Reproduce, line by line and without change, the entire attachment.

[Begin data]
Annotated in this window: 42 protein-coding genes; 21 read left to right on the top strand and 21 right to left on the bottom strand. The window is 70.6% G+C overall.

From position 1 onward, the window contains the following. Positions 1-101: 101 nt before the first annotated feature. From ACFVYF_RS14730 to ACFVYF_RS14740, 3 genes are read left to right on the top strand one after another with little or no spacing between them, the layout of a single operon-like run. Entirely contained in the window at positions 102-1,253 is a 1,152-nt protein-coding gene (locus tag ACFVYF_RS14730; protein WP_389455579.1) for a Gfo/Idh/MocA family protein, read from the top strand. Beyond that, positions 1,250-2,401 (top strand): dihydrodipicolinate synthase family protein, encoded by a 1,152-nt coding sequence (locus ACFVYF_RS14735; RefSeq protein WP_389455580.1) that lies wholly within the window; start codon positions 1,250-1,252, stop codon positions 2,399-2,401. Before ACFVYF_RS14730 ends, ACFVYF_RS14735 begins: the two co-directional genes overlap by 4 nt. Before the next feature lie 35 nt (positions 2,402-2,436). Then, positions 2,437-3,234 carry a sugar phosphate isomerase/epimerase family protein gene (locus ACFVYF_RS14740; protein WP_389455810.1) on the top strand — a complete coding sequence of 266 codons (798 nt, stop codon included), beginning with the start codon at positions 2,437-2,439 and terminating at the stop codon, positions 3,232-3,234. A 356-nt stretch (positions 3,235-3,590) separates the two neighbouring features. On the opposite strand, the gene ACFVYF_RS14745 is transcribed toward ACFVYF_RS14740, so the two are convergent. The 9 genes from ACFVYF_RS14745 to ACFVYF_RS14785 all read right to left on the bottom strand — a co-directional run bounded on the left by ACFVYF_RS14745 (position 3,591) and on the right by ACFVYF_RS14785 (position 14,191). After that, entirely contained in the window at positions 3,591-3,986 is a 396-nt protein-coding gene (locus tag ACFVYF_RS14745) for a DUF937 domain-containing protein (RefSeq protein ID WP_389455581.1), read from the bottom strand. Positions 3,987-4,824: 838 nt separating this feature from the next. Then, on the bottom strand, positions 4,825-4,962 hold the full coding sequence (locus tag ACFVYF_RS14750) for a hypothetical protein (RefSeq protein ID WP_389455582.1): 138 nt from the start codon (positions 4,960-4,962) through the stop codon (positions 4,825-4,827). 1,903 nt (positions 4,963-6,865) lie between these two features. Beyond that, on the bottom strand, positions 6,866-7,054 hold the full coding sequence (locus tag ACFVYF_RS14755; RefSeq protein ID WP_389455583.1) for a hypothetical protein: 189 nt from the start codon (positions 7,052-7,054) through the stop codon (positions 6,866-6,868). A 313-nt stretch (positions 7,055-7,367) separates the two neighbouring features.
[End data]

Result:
Annotated in this window: 42 protein-coding genes; 21 read left to right on the top strand and 21 right to left on the bottom strand. The window is 70.6% G+C overall.

From position 1 onward, the window contains the following. Positions 1-101: 101 nt before the first annotated feature. From ACFVYF_RS14730 to ACFVYF_RS14740, 3 genes are read left to right on the top strand one after another with little or no spacing between them, the layout of a single operon-like run. Entirely contained in the window at positions 102-1,253 is a 1,152-nt protein-coding gene (locus tag ACFVYF_RS14730; protein WP_389455579.1) for a Gfo/Idh/MocA family protein, read from the top strand. Beyond that, positions 1,250-2,401 (top strand): dihydrodipicolinate synthase family protein, encoded by a 1,152-nt coding sequence (locus ACFVYF_RS14735; RefSeq protein WP_389455580.1) that lies wholly within the window; start codon positions 1,250-1,252, stop codon positions 2,399-2,401. Before ACFVYF_RS14730 ends, ACFVYF_RS14735 begins: the two co-directional genes overlap by 4 nt. Before the next feature lie 35 nt (positions 2,402-2,436). Then, positions 2,437-3,234 carry a sugar phosphate isomerase/epimerase family protein gene (locus ACFVYF_RS14740; protein WP_389455810.1) on the top strand — a complete coding sequence of 266 codons (798 nt, stop codon included), beginning with the start codon at positions 2,437-2,439 and terminating at the stop codon, positions 3,232-3,234. A 356-nt stretch (positions 3,235-3,590) separates the two neighbouring features. On the opposite strand, the gene ACFVYF_RS14745 is transcribed toward ACFVYF_RS14740, so the two are convergent. The 9 genes from ACFVYF_RS14745 to ACFVYF_RS14785 all read right to left on the bottom strand — a co-directional run bounded on the left by ACFVYF_RS14745 (position 3,591) and on the right by ACFVYF_RS14785 (position 14,191). After that, entirely contained in the window at positions 3,591-3,986 is a 396-nt protein-coding gene (locus tag ACFVYF_RS14745) for a DUF937 domain-containing protein (RefSeq protein ID WP_389455581.1), read from the bottom strand. Positions 3,987-4,824: 838 nt separating this feature from the next. Then, on the bottom strand, positions 4,825-4,962 hold the full coding sequence (locus tag ACFVYF_RS14750) for a hypothetical protein (RefSeq protein ID WP_389455582.1): 138 nt from the start codon (positions 4,960-4,962) through the stop codon (positions 4,825-4,827). 1,903 nt (positions 4,963-6,865) lie between these two features. Beyond that, on the bottom strand, positions 6,866-7,054 hold the full coding sequence (locus tag ACFVYF_RS14755; RefSeq protein ID WP_389455583.1) for a hypothetical protein: 189 nt from the start codon (positions 7,052-7,054) through the stop codon (positions 6,866-6,868). A 313-nt stretch (positions 7,055-7,367) separates the two neighbouring features.